In John (1:12), the writer establishes the quid pro quo of New Testament faith. The KJV says: “But as many as received him, to them gave he power to become the sons of God, even to them that believe on his name.” Many “literal” translations say, “…believe into his name.” Murdock’s translation of the Aramaic Peshitta renders it, “…believe on his name.” The NET Bible translates it, “…believe in his name.”
The Greek version (Textus Receptus) says: “osoi de elabon auton, edoken autois exousian tekna theos genesthai, tois pisteuousin eis to onoma autos,”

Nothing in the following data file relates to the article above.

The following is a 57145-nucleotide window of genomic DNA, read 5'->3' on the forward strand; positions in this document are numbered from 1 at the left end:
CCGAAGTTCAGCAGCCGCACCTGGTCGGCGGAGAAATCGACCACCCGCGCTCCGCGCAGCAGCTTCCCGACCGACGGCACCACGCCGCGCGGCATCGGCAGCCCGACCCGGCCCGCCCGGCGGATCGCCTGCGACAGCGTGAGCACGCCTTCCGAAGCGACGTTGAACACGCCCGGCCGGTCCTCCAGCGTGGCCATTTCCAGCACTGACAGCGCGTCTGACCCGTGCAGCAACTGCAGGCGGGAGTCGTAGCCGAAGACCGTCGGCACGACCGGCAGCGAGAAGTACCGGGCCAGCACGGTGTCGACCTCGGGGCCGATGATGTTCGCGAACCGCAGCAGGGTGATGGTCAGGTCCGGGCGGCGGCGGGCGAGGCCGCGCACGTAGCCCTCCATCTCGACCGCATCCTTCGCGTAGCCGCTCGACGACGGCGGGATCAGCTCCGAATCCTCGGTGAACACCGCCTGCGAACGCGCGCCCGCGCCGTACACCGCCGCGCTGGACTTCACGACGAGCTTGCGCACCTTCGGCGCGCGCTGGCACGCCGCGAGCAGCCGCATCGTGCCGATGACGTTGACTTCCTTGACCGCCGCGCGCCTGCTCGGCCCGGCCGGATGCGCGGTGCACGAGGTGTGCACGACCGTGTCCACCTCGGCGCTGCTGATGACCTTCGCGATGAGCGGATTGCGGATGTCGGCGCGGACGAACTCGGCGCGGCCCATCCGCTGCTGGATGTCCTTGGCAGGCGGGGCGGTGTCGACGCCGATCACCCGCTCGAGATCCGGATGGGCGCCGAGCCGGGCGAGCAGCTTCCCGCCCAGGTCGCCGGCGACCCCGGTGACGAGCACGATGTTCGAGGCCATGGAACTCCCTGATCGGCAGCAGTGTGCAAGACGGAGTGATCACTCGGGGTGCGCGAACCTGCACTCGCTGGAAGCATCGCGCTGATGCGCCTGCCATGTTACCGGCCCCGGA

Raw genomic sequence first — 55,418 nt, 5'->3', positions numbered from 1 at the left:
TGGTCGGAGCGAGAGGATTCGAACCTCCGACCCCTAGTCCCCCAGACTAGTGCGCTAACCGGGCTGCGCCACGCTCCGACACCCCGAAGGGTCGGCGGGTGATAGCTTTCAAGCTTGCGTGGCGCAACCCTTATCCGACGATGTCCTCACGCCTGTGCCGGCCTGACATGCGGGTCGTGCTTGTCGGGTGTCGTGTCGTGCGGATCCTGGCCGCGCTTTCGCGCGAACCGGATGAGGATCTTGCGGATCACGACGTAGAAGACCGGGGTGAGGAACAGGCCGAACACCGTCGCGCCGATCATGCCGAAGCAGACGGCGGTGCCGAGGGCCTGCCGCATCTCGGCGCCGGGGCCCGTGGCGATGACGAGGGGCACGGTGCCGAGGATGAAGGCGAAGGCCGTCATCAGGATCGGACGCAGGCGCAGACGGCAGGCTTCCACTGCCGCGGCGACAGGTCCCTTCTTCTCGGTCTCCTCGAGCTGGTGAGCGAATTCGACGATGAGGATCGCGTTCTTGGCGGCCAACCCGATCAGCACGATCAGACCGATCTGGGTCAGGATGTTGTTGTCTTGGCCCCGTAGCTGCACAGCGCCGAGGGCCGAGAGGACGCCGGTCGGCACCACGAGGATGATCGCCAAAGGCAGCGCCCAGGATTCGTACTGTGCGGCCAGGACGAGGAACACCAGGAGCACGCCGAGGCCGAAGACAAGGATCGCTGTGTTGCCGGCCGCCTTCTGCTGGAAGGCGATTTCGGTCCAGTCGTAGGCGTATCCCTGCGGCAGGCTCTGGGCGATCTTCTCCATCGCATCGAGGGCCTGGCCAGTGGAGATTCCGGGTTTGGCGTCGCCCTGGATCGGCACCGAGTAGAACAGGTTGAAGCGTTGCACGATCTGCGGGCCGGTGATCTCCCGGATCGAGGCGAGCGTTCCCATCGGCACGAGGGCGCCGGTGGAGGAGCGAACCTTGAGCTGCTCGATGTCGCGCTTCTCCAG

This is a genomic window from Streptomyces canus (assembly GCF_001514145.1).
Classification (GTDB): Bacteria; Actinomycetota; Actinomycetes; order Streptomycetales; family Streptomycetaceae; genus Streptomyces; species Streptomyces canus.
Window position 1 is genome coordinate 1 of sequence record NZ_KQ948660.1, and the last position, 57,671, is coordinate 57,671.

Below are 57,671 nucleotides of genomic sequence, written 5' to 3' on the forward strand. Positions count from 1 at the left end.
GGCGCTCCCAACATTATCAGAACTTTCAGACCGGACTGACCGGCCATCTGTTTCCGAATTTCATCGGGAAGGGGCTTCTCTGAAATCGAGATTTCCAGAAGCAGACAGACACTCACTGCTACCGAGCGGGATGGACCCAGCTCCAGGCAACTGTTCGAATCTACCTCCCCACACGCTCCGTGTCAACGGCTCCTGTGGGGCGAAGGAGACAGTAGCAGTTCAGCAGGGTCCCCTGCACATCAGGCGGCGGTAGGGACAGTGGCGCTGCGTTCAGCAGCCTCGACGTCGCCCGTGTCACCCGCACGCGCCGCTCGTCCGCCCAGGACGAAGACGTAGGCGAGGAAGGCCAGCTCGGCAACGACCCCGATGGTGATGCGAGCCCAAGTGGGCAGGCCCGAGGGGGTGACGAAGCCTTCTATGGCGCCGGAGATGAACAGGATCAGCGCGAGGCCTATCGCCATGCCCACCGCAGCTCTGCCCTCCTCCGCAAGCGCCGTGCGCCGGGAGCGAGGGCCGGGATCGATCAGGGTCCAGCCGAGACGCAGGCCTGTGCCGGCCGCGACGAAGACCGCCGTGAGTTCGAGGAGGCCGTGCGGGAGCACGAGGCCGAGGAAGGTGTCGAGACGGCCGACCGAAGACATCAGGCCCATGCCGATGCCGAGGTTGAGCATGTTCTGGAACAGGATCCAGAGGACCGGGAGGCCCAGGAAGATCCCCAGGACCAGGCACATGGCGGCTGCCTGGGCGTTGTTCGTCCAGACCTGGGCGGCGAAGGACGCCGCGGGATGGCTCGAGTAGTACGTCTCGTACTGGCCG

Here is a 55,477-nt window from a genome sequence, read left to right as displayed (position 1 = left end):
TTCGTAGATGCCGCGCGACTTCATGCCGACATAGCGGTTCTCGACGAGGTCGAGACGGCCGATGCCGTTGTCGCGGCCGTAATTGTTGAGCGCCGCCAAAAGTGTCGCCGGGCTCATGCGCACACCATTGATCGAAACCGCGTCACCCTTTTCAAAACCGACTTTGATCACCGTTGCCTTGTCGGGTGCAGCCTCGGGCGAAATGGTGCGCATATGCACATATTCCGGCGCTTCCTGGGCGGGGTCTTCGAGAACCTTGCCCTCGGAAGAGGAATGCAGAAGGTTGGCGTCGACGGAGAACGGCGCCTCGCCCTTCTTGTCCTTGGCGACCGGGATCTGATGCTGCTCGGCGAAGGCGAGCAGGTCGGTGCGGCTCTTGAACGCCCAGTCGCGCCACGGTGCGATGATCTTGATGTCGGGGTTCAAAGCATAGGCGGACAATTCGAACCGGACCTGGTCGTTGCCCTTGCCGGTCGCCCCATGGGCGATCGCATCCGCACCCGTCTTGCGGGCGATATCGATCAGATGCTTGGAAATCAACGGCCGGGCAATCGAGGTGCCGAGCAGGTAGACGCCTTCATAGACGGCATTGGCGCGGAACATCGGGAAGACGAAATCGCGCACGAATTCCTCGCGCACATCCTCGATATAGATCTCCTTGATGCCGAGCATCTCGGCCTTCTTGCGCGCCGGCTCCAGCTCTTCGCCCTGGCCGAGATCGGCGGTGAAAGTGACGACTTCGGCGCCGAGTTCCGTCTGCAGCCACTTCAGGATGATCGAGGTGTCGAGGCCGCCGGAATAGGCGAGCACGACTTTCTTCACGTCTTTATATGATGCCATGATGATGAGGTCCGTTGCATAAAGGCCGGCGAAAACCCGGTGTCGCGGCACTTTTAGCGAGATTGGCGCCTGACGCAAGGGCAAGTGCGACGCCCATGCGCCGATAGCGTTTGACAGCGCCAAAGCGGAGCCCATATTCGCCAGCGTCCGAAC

The words that give us trouble, it might be expected, are “pistueousin” and “eis to.” Without belaboring the point, I will simply state that “pistueousin” means “being faithful” and not “believing.” But, perhaps more importantly, the Greek preposition "eis" means "for" and is used to indicate the object, aim, or purpose of an action. (see: From faith to faith)The action in this instance is in the verb "being faithful". So, the object, aim, or purpose of being faithful is "eis to onoma autos,” "for [the purpose of] his honor."
A better translation of John 1:12 is:
All those, moreover, who took hold of him, to them he gave the authority to become children of God, those being faithful for his honor.